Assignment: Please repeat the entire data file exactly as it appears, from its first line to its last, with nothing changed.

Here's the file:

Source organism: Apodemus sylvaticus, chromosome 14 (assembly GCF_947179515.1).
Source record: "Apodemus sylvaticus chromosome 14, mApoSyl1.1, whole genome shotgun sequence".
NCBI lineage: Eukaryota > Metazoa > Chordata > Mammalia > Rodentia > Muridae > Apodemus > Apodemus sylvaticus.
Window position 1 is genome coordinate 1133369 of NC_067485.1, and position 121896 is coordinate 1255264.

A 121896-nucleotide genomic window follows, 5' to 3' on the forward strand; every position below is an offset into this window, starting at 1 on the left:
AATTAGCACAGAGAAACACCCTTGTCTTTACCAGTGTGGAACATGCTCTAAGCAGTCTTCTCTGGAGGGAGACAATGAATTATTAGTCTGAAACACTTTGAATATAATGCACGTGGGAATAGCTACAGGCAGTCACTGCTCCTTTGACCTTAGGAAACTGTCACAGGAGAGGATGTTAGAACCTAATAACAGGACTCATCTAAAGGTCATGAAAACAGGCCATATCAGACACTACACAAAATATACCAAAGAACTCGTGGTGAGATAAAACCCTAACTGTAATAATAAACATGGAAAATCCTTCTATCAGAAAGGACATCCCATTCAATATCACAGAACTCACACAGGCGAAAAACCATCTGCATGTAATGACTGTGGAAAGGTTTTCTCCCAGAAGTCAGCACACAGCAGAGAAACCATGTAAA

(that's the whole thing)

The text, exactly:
Source organism: Apodemus sylvaticus, chromosome 14 (assembly GCF_947179515.1).
Source record: "Apodemus sylvaticus chromosome 14, mApoSyl1.1, whole genome shotgun sequence".
NCBI lineage: Eukaryota > Metazoa > Chordata > Mammalia > Rodentia > Muridae > Apodemus > Apodemus sylvaticus.
Window position 1 is genome coordinate 1133369 of NC_067485.1, and position 121896 is coordinate 1255264.

A 121896-nucleotide genomic window follows, 5' to 3' on the forward strand; every position below is an offset into this window, starting at 1 on the left:
AATTAGCACAGAGAAACACCCTTGTCTTTACCAGTGTGGAACATGCTCTAAGCAGTCTTCTCTGGAGGGAGACAATGAATTATTAGTCTGAAACACTTTGAATATAATGCACGTGGGAATAGCTACAGGCAGTCACTGCTCCTTTGACCTTAGGAAACTGTCACAGGAGAGGATGTTAGAACCTAATAACAGGACTCATCTAAAGGTCATGAAAACAGGCCATATCAGACACTACACAAAATATACCAAAGAACTCGTGGTGAGATAAAACCCTAACTGTAATAATAAACATGGAAAATCCTTCTATCAGAAAGGACATCCCATTCAATATCACAGAACTCACACAGGCGAAAAACCATCTGCATGTAATGACTGTGGAAAGGTTTTCTCCCAGAAGTCAGCACACAGCAGAGAAACCATGTAAA